"(Dispatchers) send police on calls and know when officers clear a scene. But we really overlook the fact that the person who took the call and dispatched officers has no idea of what happened afterwards," Tignanelli said, adding that officers could experience a similar level of stress hearing calls in real time, especially if they aren't called to the scene.

Tignanellli's comments echoed a conversation among public safety workers on the social media website Reddit, where Live911 was both praised and called a distraction. Some commenters said hearing all the calls made them appreciate dispatchers' work more.

"We'll learn to live with (Live911)," Tignanelli said. Over time, officers' ears will filter out the unnecessary calls and only hear critical information, such as a familiar name or a street that has had repeated incidents, he said, adding "If (Bouchard) says it's a good deal, I'm with him. In time Live911 will probably be less of a distraction."

Mike Halliwell, vice president of sales for HigherGround, which created Live911, said there is the element of amplified trauma.

"That's why officers go through a lot of internal training. It takes a few weeks of listening to Live911 to become accustomed to this new source of information," he said.

Halliwell said none of the audio goes into the cloud. The software delivers the audio stream but does not record or store it. Bouchard said only command staff and on-duty deputies are listening to Live911.

Although deputies may be listening, they must abide by stringent privacy guidelines — they're not allowed to disclose anything they see, do or hear during an incident except to abide by the rule of law and sheriff's-office policies, Bouchard said.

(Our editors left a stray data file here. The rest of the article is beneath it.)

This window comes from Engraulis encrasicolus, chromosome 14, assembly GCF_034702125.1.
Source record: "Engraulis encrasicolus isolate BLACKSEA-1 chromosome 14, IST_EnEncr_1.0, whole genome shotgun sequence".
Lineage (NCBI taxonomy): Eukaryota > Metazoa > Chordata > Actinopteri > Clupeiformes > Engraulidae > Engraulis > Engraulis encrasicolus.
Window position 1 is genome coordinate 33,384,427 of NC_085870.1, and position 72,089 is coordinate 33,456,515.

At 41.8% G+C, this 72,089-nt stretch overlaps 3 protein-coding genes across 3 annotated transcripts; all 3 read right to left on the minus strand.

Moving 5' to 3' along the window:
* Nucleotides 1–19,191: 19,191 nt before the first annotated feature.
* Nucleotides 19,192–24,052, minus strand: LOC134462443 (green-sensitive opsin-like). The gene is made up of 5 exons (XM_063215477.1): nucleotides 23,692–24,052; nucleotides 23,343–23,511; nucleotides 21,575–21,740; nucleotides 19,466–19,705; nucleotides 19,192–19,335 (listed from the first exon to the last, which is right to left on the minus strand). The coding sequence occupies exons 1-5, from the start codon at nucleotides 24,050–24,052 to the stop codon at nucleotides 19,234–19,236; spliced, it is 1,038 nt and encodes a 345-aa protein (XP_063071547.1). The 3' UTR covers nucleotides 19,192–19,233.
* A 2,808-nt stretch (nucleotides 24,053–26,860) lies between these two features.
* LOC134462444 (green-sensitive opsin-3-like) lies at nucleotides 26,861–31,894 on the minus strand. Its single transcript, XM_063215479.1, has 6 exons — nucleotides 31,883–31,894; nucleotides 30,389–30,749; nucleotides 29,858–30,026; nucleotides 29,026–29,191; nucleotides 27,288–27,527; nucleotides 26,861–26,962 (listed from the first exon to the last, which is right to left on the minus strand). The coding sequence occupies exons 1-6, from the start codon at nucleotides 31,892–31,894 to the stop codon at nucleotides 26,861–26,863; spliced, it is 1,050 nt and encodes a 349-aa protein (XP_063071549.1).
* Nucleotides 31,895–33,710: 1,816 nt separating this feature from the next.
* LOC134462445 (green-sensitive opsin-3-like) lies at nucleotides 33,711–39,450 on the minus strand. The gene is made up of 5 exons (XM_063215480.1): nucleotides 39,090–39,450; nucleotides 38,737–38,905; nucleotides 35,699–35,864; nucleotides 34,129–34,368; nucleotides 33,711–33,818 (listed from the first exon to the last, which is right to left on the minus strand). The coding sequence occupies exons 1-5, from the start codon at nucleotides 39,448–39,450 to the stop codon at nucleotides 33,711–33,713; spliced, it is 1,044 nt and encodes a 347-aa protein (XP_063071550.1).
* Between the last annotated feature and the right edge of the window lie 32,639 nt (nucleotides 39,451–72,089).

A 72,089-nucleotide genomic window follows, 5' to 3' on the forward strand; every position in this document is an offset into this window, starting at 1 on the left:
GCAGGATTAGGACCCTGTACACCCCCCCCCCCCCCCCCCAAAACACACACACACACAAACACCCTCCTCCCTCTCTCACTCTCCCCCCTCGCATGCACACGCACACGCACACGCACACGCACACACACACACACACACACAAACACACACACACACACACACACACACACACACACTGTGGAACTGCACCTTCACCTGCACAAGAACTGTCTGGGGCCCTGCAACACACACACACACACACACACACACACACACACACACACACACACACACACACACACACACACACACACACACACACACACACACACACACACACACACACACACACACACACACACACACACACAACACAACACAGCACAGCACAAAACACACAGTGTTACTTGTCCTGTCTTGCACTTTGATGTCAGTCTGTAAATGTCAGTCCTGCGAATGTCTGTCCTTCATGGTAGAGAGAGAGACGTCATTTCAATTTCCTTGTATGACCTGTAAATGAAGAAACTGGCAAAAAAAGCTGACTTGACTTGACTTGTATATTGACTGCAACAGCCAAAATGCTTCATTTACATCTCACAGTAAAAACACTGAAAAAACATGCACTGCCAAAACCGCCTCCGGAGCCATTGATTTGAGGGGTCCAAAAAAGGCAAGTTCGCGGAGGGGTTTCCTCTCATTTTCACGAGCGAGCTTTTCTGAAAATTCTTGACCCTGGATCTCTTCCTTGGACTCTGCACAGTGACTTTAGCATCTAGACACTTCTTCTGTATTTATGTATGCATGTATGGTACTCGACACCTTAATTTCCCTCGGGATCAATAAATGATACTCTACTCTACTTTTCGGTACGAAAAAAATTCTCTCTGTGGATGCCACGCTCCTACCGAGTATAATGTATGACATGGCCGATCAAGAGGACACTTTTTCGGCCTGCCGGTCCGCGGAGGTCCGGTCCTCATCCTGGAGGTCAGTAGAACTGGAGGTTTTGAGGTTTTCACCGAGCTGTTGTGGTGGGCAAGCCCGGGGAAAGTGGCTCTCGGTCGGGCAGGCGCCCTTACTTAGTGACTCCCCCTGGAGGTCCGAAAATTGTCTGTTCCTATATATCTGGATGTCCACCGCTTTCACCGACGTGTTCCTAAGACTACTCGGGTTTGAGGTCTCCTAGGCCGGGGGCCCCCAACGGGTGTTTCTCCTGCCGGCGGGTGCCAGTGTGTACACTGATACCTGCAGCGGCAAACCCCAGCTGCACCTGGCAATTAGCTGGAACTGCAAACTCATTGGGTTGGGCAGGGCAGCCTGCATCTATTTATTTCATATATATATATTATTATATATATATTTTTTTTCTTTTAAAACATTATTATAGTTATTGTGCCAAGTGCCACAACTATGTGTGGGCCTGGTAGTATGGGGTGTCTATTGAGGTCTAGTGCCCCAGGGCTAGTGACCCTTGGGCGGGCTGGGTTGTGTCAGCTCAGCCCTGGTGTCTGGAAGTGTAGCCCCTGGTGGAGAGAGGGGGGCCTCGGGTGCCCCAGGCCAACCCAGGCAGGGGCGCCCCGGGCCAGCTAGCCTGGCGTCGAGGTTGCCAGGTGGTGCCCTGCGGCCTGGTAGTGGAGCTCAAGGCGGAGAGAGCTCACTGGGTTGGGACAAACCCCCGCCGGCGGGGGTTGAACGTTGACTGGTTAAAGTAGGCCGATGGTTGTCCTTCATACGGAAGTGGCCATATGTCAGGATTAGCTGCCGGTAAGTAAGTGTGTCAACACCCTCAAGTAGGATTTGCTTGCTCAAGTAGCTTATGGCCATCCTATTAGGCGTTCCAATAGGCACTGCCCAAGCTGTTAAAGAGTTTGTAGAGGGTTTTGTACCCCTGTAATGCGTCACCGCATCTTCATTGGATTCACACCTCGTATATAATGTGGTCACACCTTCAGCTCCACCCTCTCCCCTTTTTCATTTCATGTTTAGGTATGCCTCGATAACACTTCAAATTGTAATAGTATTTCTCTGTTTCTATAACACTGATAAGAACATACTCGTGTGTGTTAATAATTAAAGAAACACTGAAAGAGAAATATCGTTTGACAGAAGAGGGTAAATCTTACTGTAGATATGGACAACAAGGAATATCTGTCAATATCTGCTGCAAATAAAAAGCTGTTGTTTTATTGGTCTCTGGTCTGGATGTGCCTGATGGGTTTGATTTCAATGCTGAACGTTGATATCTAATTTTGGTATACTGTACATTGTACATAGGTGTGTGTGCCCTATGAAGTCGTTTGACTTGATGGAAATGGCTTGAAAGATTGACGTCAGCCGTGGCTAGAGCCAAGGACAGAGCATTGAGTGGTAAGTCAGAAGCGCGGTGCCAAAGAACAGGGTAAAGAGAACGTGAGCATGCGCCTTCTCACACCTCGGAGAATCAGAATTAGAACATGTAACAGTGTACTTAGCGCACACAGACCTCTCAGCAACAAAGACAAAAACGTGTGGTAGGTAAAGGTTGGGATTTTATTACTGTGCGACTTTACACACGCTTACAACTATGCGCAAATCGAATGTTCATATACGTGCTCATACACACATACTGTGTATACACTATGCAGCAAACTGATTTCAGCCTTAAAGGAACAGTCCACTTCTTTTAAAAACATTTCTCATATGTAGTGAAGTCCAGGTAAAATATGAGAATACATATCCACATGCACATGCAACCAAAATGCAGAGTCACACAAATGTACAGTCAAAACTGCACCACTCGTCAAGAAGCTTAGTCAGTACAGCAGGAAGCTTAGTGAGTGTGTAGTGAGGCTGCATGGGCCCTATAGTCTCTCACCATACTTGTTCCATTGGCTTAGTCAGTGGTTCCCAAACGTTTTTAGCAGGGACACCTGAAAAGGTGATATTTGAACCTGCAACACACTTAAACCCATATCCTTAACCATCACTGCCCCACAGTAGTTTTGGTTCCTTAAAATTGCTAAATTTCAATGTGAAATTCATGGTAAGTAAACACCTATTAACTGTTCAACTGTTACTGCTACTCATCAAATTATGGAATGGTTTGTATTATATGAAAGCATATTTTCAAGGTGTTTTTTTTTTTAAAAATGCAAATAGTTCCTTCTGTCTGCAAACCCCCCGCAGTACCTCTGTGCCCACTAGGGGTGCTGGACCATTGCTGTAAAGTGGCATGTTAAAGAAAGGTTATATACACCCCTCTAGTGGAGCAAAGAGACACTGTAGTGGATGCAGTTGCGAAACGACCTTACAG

"The people that are hearing (Live911 calls) are the same people who will be told about it, so there's no HIPPA issues," he said. "Let's say they go to your house and see you had a heart attack. That would be part of their job. They can't turn around and go tell your neighbor, 'Here's that I saw in their house.'"

Bouchard said he's always looking at new ways to use technology. For example, one software application that can be installed on department cell phones allows deputies to see, in real time, what the sheriff's helicopter cameras are recording while flying.

The department is also working to update the phone app used by deputies and the public that delivers alerts for weather and other emergencies.

Halliwell said HigherGround is working with more Michigan police agencies since the splash pad shooting. His company has a contract with West Bloomfield police to deploy Live911 there soon, he said.

© 2024 The Oakland Press, Sterling Heights, Mich. Distributed by Tribune Content Agency, LLC.